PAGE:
| goaway.pt
published Oct 31, 2022

Ancious Egypt Mortuary Temple of Hatshepsut

Ancious Egypt Mortuary Temple of Hatshepsut

Located in Deir el Bahari, on the west side of the Nile River, the Mortuary Temple of Hatshepsut is one of the most emotional feats of ancient armature. It represents the heritage of what was one of Egypt's most fat autocrats and one of the world's first womanish leaders- Hatshepsut, the womanish Pharaoh.

The first major womanish sovereign known in history lived a thousand times after the conglomerations were erected and seventeen centuries after the Egyptians began writing in hieroglyphics. She reigned over Egypt for two decades( from 1473 to 1458 BCE) and although she's much less well known to ultramodern cult than one of her successors, the notorious Cleopatra, Hatshepsut's accomplishments were far more significant.
Ruling first as regent, also asco-ruler with her whoreson Thutmose III, Hatshepsut enjoyed a fairly peaceful reign during which she restored Egypt's trade with West Asia, East Africa, and the Aegean islets.

For reasons that are still unclear, twenty times after Hatshepsut's death, her whoreson had her statues destroyed and her name and image canceled from all monuments. Despite this deliberate destruction, the memory of a womanish sovereign persisted for over a thousand times and her life has been well proved, including her working( and loving?) relationship with the mastermind Senenmut.

From a distance, the clean lines and minimalist look of the structure are evocative of a ultramodern structure. But as you get near, the huge sandstone puppets crop and the history of the tabernacle snappily comes to life.

It's said that in its florescence, lush green auditoriums and artificial ponds girdled the tabernacle and the majestic entrance was lined with sphinxes to guide callers. moment, we can not see any of that but the 100- cadence entrance ramp still impresses us as we climb the way and reach the vast yards, each the size of two soccer fields.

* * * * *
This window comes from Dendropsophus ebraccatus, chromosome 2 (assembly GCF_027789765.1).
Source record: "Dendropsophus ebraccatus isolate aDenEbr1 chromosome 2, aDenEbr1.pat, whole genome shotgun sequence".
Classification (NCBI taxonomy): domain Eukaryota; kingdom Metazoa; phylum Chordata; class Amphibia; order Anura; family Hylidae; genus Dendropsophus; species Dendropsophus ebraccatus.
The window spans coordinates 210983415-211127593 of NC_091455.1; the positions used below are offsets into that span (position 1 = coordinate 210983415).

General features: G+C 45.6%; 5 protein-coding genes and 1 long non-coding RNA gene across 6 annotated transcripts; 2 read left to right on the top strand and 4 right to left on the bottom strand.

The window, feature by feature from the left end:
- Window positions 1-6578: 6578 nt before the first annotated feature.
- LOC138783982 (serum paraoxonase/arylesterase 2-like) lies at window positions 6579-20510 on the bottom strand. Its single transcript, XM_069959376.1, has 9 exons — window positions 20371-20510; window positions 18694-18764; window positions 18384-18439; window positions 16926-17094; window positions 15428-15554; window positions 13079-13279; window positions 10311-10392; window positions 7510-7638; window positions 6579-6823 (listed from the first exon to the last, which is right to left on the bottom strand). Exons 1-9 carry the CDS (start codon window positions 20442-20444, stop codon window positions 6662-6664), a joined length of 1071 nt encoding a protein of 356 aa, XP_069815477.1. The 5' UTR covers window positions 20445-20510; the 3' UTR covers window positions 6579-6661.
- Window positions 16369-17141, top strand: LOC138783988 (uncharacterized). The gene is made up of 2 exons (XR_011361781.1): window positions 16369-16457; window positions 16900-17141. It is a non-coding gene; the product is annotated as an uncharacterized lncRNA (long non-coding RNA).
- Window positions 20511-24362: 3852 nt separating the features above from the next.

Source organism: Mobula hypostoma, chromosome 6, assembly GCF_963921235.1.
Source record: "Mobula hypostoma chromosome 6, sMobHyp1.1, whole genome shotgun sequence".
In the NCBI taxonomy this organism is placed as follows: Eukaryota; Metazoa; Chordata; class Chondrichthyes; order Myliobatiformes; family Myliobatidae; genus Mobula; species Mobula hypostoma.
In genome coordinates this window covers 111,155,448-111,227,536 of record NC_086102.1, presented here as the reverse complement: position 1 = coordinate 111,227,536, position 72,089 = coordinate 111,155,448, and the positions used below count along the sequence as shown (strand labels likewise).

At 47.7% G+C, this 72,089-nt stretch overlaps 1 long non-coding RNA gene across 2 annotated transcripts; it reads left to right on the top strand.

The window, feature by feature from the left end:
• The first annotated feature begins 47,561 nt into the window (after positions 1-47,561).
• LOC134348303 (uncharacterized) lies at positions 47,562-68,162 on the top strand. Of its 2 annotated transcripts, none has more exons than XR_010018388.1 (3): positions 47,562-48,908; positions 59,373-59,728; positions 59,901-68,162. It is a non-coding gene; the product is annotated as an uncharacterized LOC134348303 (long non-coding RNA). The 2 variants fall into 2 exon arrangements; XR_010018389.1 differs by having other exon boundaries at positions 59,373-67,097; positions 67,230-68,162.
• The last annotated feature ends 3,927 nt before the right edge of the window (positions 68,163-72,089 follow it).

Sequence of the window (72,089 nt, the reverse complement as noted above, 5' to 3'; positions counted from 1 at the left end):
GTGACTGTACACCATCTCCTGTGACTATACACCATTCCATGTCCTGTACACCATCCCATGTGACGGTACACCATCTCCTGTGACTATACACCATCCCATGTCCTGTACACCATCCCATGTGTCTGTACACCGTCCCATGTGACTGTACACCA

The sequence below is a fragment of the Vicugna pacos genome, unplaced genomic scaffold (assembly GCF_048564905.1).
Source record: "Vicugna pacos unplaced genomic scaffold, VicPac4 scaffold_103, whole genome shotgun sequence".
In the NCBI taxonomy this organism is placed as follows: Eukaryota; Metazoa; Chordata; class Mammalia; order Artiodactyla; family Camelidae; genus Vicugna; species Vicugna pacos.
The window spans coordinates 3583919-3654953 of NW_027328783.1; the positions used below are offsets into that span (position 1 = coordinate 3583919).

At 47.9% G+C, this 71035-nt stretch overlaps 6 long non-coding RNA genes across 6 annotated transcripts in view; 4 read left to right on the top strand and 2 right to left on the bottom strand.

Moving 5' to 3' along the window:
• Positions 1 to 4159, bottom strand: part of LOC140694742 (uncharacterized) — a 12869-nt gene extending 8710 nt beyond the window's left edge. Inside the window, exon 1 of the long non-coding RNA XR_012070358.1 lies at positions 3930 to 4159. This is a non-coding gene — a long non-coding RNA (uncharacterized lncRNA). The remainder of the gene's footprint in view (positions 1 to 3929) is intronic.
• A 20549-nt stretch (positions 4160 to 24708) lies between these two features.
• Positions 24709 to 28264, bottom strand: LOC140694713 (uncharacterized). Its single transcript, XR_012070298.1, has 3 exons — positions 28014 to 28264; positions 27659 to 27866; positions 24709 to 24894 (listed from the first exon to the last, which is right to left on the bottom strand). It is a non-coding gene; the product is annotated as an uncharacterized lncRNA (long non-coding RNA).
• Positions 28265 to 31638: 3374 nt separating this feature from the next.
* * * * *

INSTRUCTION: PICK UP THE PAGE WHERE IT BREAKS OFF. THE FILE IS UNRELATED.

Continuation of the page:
mortal tabernacles were for the ancient Egyptians a place of deification where preachers performed diurnal solemnities and made immolations to the monarch's guarding spirit, so the funerary tabernacle that Hatshepsut commissioned also contains sanctuaries or sanctuaries to the gods Anubis and Hathor, as well as a royal deification chamber and a sanctum to Amon- Ra that we can discover during the visit.

The tabernacle to Anubis includes oils of the god and Hatshepsut; the tabernacle to Hathor, goddess of love, music, beauty, fertility, and protection of women, reveres the power of the womanish caesar; and at the sanctum to Amon- Ra, the god of the sun and air, whom Hatshepsut believed to be her spiritual father, a beautiful red determinedness entrance and two well- saved oils stand out.

They tried to abolish Hatshepsut from history, but they could not and her Mortuary Temple is the stylish evidence of that. The caesar queen's heritage and influence as sovereign of Egypt is eternalized then and will remain so for a long time to come.